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Chronicler of the Order

"Of all the source materials concerning the life of St. Dominic and the origins of the Dominican Order, Jordan of Saxony's work is not only the earliest, but is also the most authentic. It has, …More
"Of all the source materials concerning the life of St. Dominic and the origins of the Dominican Order, Jordan of Saxony's work is not only the earliest, but is also the most authentic. It has, therefore, influenced all subsequent works on the Order. Happily, Blessed Jordan's authorship is beyond question. In him we have a firsthand witness and a first-class writer, for he was, on the one hand, a Master of Arts and a grammarian, and, on the other, St. Dominic's contemporary and his immediate successor as Master General of the Order. Jordan wrote his work sometime between December 25, 1231 (date of the death of Bishop Foulques of Toulouse) and the canonization of St. Dominic on July 3, 1234; probably during 1233. There were apparently two editions of Blessed Jordan's Libellus, the second being enriched by some few additional details. The account of the transference of St. Dominic's remains, however, is of a different nature. It was written by Blessed Jordan after he had personally presided as Master General over the translation. It is not known when or how this narrative was joined to the Libellus. Probably it was written by Jordan as an encyclical letter to the entire Order soon after the canonization of the Founder (July 3, 1234); certainly it was written before Jordan's tragic death by shipwreck while he was returning from the Holy Land in late 1236. This addition serves as an excellent complement to the Libellus. ...The task he set himself was to record the origins of the Order of Preachers and the foundations of its subsequent growth. Consistent with his purpose, Jordan noted with precision every important date and every decisive turn of events, highlighting with a few chosen words the essential facts and their significant results. The Libellus, then, is not strictly a life of St. Dominic, as it might well have been. It is much less a panegyric of the Saint. It is precisely what it was intended to be, namely, a chronicle, but it involves an extended description of Saint Dominic's life and activities as Founder. Blessed Jordan was a keen and sensitive observer. What is more, he was a reporter of unswerving honesty and good taste. The same could be said, also, of the witnesses upon whom he relied. If his long experience in positions of responsibility did not make Jordan infallible, at least it assured the Dominican Order of a history solidly grounded in fact." Today, 13 February is the feast of Blessed Jordan of Saxony, and this photo shows a detail from the sarcophagus of St Dominic. The man pointing to St Dominic may be a depiction of Blessed Jordan.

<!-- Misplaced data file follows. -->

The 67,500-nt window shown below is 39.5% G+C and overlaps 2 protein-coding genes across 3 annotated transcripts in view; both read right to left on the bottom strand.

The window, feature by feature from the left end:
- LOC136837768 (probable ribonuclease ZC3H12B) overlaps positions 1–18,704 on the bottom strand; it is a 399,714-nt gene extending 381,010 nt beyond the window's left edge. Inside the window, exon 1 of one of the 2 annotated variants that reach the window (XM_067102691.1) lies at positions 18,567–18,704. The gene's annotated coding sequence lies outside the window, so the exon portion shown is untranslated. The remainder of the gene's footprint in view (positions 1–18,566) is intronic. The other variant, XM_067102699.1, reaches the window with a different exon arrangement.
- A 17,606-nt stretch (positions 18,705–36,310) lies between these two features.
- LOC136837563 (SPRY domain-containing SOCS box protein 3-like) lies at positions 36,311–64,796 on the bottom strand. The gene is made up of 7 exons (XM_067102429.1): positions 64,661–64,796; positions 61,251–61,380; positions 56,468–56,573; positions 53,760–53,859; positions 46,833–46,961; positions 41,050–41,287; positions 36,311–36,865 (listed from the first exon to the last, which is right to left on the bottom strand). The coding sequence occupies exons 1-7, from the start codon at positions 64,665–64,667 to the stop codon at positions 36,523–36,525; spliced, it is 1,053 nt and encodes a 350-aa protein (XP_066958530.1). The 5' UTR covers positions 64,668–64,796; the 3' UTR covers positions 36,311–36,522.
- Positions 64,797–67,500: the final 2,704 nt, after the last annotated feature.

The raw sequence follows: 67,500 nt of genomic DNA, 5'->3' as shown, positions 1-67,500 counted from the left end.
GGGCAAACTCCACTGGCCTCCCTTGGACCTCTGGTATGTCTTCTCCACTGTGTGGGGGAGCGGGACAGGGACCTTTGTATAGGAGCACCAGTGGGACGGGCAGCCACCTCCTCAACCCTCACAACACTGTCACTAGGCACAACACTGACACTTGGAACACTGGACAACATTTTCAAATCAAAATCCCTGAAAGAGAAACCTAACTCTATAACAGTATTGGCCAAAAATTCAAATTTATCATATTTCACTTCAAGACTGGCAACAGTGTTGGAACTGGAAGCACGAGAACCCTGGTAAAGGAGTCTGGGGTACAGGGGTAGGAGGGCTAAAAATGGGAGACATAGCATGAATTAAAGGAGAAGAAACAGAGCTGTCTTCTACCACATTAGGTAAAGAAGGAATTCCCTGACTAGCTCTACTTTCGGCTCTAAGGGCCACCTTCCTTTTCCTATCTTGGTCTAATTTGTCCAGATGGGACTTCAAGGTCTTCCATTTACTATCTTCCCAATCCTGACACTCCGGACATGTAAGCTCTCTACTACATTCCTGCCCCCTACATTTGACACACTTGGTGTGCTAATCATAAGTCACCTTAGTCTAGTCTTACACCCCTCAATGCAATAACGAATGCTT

Source: Lawrence OP on Flickr
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